4. Accessible accommodations will be expensive if you want to be near the heart of it, near tourist attractions and in beautiful, charming neighborhoods with more quaint hotels. But London is expensive all around like NYC.
    5. Some of the tourist attractions have side entrances. The pebbles at Buckingham Palace are problematic.

 

For more information about accessible travel in London, the UK’s London Transport website offers comprehensive information via this link.

For additional information about accessible accommodations in London see this link.

PARIS

Paris does have issues for the traveler with physical disabilities. So you need to plan, plan, plan. Here’s why:

 

    • Nearly all of the Paris buses have wheelchair ramps. Sometimes the wheelchair ramp isn’t always operational, so you have to wait for a bus to come which has one, but they are not infrequent.

 

    • Paris is mostly flat with many hills. There are typical curb cuts and smooth pavement (near/around the Louvre, the Champs-Elysees, the Right Bank). An exception is around the Sacre Cœur Basilica and near the Panthéon. Wheelchair users and disabled visitors may encounter difficulties. Generally, the Right Bank is more accessible than the Left Bank which is older, more quaint and also has hills in areas.

 

    • The Latin Quarter and the Left Bank have areas with cobblestones. These are not easy going for wheelchair users or the disabled.

 

    • There are only a few disabled access Metro stationsin Paris. The ones that are accessible don’t help you get to tourist attractions. You have to use the bus system and don’t have a choice. London’s Tube is better. Both leave a lot to be desired.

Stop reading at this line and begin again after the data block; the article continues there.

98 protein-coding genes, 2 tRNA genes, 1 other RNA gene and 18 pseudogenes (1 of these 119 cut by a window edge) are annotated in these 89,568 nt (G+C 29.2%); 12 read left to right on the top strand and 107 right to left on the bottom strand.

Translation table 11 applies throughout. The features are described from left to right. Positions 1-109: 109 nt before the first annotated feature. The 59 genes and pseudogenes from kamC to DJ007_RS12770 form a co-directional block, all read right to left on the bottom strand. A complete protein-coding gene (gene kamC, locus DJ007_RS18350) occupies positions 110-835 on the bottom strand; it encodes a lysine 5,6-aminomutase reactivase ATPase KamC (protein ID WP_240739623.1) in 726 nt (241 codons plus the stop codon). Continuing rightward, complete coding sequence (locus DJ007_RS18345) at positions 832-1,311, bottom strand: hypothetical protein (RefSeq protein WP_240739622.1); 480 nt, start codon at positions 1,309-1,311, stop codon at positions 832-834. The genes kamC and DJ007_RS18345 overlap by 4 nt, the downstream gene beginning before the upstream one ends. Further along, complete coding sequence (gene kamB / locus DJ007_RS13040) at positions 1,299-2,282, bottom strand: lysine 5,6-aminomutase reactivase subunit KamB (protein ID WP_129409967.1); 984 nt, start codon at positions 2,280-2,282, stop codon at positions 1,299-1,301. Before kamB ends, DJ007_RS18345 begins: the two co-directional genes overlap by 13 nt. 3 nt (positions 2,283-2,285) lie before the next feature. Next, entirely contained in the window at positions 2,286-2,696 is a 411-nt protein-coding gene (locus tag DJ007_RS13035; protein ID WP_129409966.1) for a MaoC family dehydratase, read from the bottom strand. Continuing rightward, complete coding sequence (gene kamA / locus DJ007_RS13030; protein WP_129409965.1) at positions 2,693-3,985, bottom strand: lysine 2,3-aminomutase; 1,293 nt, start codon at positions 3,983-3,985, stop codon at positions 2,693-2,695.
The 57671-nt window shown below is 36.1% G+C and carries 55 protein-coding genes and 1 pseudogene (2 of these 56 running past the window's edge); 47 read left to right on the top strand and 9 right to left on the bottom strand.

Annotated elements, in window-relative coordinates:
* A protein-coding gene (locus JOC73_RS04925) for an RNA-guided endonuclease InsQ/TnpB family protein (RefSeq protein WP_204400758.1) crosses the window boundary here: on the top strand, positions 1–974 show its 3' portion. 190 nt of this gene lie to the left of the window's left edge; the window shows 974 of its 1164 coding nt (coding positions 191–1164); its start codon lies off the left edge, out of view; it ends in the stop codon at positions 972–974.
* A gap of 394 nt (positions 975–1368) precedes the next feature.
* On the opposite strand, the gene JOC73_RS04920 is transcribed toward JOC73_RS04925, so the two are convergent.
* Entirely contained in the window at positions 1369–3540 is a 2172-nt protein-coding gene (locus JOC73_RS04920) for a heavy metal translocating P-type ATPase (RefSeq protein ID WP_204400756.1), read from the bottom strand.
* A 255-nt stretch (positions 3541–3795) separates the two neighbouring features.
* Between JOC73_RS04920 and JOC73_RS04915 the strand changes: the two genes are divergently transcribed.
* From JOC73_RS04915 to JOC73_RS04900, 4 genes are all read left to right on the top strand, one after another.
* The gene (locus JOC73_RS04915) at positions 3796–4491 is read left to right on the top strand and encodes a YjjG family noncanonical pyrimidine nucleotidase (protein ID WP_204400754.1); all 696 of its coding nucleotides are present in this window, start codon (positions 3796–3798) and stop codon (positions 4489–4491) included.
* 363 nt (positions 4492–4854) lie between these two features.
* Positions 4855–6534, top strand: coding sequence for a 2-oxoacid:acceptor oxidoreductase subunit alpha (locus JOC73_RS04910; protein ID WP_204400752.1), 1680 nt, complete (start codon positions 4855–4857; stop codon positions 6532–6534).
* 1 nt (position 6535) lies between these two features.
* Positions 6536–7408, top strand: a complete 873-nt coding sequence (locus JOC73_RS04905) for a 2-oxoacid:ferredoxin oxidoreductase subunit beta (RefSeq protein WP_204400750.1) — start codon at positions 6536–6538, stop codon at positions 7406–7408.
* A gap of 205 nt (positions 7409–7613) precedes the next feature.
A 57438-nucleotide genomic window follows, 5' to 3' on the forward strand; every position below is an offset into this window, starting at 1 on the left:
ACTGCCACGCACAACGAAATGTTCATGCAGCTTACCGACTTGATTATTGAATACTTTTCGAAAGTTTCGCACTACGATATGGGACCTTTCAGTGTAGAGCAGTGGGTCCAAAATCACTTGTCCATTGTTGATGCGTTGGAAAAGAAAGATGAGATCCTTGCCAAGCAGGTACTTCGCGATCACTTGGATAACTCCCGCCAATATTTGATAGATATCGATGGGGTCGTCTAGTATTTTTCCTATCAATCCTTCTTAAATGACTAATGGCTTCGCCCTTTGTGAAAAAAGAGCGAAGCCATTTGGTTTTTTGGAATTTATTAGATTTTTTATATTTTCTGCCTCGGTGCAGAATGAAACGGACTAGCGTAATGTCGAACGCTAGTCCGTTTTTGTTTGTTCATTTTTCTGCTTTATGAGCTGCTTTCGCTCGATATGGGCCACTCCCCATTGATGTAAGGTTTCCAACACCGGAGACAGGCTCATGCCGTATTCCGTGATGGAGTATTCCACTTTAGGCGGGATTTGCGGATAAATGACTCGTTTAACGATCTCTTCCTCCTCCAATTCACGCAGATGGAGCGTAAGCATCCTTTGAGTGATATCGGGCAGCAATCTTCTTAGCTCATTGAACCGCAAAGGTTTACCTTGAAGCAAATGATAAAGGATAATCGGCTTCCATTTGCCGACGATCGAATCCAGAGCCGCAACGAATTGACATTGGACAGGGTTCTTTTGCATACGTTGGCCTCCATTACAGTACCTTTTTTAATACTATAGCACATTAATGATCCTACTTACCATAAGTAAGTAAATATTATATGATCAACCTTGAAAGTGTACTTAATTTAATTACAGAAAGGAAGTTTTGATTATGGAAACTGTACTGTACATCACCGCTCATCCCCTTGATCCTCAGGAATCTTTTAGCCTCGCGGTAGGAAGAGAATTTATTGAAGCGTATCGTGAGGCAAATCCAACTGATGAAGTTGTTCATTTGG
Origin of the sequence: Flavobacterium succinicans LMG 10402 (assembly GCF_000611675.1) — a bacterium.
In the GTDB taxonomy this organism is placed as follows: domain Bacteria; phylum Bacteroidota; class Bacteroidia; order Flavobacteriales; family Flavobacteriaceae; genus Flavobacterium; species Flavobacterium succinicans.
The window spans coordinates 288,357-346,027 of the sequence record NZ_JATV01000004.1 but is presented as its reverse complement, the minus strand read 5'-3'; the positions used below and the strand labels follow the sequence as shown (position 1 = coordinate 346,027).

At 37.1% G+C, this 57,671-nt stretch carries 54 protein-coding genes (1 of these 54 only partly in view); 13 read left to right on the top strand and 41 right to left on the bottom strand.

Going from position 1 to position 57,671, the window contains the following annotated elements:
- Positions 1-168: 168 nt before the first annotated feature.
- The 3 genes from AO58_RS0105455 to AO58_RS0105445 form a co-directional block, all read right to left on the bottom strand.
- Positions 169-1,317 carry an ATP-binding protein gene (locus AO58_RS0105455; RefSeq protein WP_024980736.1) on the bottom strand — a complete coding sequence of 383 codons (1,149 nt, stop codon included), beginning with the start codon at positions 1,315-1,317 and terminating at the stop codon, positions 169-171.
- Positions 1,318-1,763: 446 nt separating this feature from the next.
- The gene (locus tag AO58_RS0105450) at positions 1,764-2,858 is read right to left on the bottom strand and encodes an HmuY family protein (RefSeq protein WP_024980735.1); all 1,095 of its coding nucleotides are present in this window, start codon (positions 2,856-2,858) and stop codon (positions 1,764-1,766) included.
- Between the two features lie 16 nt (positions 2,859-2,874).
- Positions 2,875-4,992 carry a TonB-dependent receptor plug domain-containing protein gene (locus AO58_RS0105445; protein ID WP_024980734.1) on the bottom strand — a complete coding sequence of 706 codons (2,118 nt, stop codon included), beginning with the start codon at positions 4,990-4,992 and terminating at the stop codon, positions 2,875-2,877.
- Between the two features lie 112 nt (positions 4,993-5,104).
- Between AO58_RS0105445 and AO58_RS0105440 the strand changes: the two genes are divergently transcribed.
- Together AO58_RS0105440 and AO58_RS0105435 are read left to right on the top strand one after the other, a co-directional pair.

• Many tourist attractions are spread out. You need to plan the bus routes to the attractions.

 

    • Disabled access at tourist attractions can be spotty at churches or museums because they have not been fully adapted. You need to check before hand. Some elevators are too small for average wheelchairs and you must change to another seating arrangement to use the elevator. Some have a step or two without a ramp.

 

    • Hotel problems in Paris? Yes. Many Paris hotels that call themselves accessible are lacking the minimum accessibility features that disabled travelers need. Thees hotels are quaint and lovely but they are old and not updated with larger elevators.  There are not many accessible hotels in central Paris that have a step-free entrance, a bathroom door wide enough for wheelchair users, grab bars near the toilet, and a roll-in shower. They are working on this but have a LONG way to go.

 

This is the official link of the Convention and Visitors’ Bureau for Paris which lists accessible hotels. 

London vs. Paris?  London, unless you are French, speak the language and have relatives who can help you get around, or have been to London many times and want to try Paris.

Going to Europe in the fall when prices are cheaper is something Americans like to do. With accessibility trending greater than ever in the hospitality industry, it is easier than ever to travel. However, there is still a lot of planning and research that must be done.